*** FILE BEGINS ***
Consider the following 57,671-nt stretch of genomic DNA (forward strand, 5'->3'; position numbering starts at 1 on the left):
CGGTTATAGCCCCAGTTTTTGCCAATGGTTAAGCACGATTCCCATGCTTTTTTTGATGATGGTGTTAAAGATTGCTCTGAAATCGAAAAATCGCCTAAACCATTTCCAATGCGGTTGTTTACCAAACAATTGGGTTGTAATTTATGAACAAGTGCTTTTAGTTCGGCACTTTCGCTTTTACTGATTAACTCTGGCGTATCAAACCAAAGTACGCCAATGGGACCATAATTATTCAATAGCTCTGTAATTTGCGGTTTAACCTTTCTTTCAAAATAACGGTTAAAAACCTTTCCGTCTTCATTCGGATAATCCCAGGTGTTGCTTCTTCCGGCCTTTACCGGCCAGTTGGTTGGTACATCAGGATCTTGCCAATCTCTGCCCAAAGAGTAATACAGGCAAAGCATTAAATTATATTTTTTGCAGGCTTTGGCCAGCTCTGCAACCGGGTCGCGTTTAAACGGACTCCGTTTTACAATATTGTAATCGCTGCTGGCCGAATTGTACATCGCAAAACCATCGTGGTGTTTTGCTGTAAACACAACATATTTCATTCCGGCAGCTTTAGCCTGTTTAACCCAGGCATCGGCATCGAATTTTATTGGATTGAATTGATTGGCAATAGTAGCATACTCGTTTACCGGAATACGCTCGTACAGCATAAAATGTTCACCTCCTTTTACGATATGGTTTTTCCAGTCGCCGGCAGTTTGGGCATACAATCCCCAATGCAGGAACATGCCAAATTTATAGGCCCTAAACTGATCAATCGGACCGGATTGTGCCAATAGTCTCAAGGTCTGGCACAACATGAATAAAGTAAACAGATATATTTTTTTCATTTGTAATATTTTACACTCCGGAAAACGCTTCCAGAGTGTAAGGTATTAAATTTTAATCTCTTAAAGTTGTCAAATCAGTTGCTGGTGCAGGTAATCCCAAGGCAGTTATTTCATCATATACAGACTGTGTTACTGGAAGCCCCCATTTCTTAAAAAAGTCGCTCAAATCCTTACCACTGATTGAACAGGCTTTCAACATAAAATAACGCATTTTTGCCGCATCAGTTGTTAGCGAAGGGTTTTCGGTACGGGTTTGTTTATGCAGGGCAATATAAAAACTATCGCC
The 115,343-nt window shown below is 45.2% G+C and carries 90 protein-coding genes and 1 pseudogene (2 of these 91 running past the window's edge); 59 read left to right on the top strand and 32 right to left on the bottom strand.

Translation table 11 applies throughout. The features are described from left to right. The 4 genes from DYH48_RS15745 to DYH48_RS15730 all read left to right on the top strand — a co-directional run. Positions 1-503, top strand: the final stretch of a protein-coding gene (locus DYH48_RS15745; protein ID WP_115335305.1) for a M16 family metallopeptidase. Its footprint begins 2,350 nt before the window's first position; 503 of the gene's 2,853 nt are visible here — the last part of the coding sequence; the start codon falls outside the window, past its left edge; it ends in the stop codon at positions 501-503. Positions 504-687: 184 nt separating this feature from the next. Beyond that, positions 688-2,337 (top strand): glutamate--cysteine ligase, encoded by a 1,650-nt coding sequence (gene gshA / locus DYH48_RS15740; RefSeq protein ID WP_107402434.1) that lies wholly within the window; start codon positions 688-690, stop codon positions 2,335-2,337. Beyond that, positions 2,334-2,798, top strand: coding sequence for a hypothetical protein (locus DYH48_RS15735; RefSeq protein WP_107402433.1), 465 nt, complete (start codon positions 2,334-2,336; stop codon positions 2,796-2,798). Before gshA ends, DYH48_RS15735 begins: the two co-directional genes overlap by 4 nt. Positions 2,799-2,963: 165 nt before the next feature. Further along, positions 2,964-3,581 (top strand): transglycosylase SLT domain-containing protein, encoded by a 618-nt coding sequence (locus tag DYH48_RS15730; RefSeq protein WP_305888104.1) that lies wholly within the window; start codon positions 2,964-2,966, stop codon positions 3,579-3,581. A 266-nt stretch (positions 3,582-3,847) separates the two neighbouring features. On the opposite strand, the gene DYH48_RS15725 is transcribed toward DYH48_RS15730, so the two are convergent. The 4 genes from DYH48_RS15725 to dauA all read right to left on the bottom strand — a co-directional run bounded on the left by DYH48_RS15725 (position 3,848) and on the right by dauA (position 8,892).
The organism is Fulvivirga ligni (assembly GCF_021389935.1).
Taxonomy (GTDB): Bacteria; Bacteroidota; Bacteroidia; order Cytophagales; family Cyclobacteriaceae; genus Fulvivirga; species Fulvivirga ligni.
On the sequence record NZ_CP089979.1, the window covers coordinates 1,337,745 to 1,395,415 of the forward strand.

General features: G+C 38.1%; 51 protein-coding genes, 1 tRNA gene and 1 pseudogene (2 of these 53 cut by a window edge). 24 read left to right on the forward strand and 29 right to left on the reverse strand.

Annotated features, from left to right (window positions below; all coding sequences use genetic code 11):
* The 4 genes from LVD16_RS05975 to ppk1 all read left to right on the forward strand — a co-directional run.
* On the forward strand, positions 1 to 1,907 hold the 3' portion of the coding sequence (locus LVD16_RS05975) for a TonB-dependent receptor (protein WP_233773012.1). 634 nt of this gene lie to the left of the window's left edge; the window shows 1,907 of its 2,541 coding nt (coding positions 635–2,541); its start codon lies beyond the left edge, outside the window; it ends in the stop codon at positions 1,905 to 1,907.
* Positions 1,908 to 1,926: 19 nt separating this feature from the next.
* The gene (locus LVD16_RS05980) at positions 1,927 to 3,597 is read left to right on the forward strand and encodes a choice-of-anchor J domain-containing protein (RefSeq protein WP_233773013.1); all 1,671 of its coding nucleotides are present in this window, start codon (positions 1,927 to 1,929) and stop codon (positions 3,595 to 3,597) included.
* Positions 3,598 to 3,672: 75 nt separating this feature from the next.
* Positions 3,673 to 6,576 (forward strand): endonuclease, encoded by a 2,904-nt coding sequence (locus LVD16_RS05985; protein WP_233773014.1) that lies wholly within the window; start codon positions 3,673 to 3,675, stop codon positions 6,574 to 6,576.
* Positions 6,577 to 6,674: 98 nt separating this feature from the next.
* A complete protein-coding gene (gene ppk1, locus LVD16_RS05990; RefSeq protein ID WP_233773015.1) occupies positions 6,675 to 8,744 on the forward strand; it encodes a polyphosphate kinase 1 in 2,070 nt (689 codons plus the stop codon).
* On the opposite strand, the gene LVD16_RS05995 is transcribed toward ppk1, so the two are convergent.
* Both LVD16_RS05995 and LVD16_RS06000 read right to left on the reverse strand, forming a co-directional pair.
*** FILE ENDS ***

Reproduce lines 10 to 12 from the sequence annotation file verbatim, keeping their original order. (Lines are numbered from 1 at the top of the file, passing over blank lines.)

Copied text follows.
* The 4 genes from LVD16_RS05975 to ppk1 all read left to right on the forward strand — a co-directional run.
* On the forward strand, positions 1 to 1,907 hold the 3' portion of the coding sequence (locus LVD16_RS05975) for a TonB-dependent receptor (protein WP_233773012.1). 634 nt of this gene lie to the left of the window's left edge; the window shows 1,907 of its 2,541 coding nt (coding positions 635–2,541); its start codon lies beyond the left edge, outside the window; it ends in the stop codon at positions 1,905 to 1,907.
* Positions 1,908 to 1,926: 19 nt separating this feature from the next.